(2) As well, many seem to have a mindset that operates like this: we judge people outwardly — by the things they own! What? You camp only with one pot? You're a thru hiker then! I might be "unfair" — people usually judge on more than just one possession — but you get the idea?!?
I am NOT a thru hiker — although I might just give that crazy idea a go one of these days. However, I do carry:
o just one ultralight titanium pot
o no extra clothes
o light sleeping bag (sleep with your clothes if it's cold)
o small, lightweight backpack
o neither camp shoes nor chair
o no gadgets — preferring nature's sounds or even just the sound of silence.
But I am not a thru hiker.Feb 23, 2012 at 5:04 pm #1843768
No Ben, no! This is giving me a headache. I need to file you into one of the two categories! I need things to be simple and you are complicating everything.Feb 23, 2012 at 5:23 pm #1843772Hiking MaltoBPL Member
I completely missed this thread, likely while I was in my post hike funk….
What is difficult to appreciate is the difference between normal hiking and thru hiking. Prior to my hike I read countless journals, non of which would prepare me for the true difference, it's the lifestyle. To be able to truly "go off grid" for months at a time allows you to get in tune with your environment in a way that week long trips fail to do. It is precisely this lifestyle that I failed to understand prior to my trip and it is this aspect that I miss the most. All the talk of gear etc in the article is frankly irrelevant.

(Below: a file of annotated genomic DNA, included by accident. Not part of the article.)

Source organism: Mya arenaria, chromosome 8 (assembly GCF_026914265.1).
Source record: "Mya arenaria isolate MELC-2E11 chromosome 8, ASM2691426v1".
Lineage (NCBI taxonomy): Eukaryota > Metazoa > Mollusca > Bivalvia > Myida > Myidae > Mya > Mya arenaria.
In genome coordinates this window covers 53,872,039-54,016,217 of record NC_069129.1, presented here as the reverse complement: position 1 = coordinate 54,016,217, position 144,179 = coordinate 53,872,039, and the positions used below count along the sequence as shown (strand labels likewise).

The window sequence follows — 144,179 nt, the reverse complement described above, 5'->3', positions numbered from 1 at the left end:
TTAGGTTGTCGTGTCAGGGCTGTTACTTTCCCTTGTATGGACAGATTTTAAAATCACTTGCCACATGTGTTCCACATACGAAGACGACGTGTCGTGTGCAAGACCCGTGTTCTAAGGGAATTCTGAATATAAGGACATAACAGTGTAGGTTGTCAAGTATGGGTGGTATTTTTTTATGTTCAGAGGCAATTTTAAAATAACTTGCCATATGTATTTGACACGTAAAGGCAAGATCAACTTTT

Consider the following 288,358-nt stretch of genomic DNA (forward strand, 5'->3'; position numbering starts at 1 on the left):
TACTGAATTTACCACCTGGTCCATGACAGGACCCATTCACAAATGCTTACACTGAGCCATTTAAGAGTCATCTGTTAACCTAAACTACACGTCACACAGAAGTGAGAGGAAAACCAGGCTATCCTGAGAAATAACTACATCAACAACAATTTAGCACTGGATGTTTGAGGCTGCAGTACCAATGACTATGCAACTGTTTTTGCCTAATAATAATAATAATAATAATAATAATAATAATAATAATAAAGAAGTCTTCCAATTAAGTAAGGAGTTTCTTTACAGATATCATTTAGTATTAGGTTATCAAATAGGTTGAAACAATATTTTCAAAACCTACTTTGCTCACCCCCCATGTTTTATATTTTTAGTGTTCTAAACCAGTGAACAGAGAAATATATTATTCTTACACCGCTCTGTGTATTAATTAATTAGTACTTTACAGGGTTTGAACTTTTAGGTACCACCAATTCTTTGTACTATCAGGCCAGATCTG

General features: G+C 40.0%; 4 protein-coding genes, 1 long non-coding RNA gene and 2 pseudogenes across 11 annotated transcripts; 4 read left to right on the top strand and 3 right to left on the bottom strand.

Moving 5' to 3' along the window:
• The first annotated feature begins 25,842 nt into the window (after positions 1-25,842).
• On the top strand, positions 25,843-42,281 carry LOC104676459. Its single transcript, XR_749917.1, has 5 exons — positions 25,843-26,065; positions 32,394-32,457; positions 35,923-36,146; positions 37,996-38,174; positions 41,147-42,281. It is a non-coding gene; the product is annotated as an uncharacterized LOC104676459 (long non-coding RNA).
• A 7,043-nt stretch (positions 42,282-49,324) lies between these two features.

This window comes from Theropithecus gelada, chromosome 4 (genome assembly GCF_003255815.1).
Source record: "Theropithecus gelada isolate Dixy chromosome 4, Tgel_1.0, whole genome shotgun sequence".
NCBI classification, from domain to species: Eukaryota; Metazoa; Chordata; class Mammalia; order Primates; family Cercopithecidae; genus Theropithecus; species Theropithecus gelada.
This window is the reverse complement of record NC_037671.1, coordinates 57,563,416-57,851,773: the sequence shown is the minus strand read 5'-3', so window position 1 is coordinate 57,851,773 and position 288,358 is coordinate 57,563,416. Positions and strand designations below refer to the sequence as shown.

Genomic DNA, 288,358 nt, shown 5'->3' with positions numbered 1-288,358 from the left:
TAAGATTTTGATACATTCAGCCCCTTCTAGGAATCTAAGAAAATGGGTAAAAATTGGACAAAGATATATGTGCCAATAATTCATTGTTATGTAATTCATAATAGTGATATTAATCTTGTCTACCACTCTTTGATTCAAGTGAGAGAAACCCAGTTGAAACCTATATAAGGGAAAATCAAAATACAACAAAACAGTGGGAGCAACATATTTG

I do wonder though, if thru-hiking ruined me. I have only done a couple of trips since my return and those were very low mile social trips which are in great contrast with my typical prehike trips. I have been able to partially integrate back into society but I also know that I have my gear packed and a set of halfmiles maps in the basement that could allow me to hike the PCT again at a moments notice. Will I? Hopefully not, but it helps my mental health knowing that I have the option.Feb 23, 2012 at 6:09 pm #1843802Nick GatelBPL Member
@ngatelLocale: Southern California
It is not necessary to "thru-hike" to go off the grid for months at a time. Actually you can get further away from the grid by wandering around for months at a time, with a little heavier load, which is more food and fewer re-supplies. If you do it right, you will also avoid most other hikers. But I think many thru-hikers actually enjoy the company of other thru-hikers. The social interaction is part of the allure, which for me would not be a positive. Nothing wrong with either. HYOH :)Feb 23, 2012 at 7:12 pm #1843847
What is difficult to appreciate is the difference between normal hiking and thru hiking… "
EXACTLY! Which goes back to my point questioning the wisdom (and even logic) of distinguishing the two activities based on the gear that people buy (or use)!Feb 23, 2012 at 7:37 pm #1843870
As mentioned, I've never done a thru-hike, but I "think" I can understand what you mean re. "lifestyle" and "getting in tune with [an altogether different] environment". I would appreciate your feedback to see if our perceptions have any commonality…